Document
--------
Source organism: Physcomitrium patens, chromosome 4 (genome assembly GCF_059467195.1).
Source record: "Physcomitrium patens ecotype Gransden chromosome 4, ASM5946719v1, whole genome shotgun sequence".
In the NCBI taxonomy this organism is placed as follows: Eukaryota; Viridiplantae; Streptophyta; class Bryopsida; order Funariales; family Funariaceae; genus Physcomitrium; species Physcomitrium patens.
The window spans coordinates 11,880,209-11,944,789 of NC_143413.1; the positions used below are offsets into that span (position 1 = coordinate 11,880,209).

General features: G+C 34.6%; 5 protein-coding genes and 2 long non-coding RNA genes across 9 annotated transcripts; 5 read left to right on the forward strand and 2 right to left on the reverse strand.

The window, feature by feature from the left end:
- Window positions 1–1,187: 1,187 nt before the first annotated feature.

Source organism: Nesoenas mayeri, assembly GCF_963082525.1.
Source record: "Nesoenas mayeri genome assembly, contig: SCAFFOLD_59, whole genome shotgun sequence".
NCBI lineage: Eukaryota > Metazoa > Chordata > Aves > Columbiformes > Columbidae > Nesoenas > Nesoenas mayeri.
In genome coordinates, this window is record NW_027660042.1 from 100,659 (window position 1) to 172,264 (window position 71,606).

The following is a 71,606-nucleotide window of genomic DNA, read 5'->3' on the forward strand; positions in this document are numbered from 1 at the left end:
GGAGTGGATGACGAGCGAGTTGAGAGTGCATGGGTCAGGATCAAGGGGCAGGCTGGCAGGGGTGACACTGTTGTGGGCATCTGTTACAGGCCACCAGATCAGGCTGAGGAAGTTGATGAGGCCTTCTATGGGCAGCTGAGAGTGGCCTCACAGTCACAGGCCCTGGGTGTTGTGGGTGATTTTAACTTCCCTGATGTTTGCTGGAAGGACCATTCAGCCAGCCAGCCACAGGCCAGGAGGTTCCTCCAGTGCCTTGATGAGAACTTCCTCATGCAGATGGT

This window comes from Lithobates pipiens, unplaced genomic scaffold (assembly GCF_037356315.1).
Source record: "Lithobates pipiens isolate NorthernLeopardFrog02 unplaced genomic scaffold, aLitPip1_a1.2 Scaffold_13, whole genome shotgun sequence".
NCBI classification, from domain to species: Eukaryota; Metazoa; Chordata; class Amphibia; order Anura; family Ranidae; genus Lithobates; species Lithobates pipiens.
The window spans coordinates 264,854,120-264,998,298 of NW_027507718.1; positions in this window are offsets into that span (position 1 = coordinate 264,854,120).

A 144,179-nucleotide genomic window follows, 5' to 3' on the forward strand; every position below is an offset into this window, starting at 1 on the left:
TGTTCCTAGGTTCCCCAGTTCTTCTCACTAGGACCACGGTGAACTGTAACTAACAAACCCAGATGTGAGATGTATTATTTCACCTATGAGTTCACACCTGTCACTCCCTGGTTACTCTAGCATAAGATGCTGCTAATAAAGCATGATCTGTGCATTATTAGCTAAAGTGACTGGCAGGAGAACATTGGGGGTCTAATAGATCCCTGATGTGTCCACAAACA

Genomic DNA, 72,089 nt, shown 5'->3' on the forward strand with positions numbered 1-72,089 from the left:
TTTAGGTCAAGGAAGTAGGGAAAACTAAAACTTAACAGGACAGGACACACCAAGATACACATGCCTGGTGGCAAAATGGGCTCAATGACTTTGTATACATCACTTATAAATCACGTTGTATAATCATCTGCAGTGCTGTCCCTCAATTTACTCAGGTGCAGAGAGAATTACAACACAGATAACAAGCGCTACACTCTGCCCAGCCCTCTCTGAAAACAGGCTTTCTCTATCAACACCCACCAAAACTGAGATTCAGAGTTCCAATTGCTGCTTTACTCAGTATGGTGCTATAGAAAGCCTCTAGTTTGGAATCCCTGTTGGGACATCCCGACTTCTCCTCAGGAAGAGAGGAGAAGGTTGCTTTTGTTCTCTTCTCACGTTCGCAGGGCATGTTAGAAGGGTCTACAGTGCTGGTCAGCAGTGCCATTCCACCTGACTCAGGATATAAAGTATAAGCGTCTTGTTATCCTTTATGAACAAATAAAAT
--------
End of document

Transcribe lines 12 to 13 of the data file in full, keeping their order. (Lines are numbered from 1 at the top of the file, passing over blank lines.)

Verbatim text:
The following is a 71,606-nucleotide window of genomic DNA, read 5'->3' on the forward strand; positions in this document are numbered from 1 at the left end:
GGAGTGGATGACGAGCGAGTTGAGAGTGCATGGGTCAGGATCAAGGGGCAGGCTGGCAGGGGTGACACTGTTGTGGGCATCTGTTACAGGCCACCAGATCAGGCTGAGGAAGTTGATGAGGCCTTCTATGGGCAGCTGAGAGTGGCCTCACAGTCACAGGCCCTGGGTGTTGTGGGTGATTTTAACTTCCCTGATGTTTGCTGGAAGGACCATTCAGCCAGCCAGCCACAGGCCAGGAGGTTCCTCCAGTGCCTTGATGAGAACTTCCTCATGCAGATGGT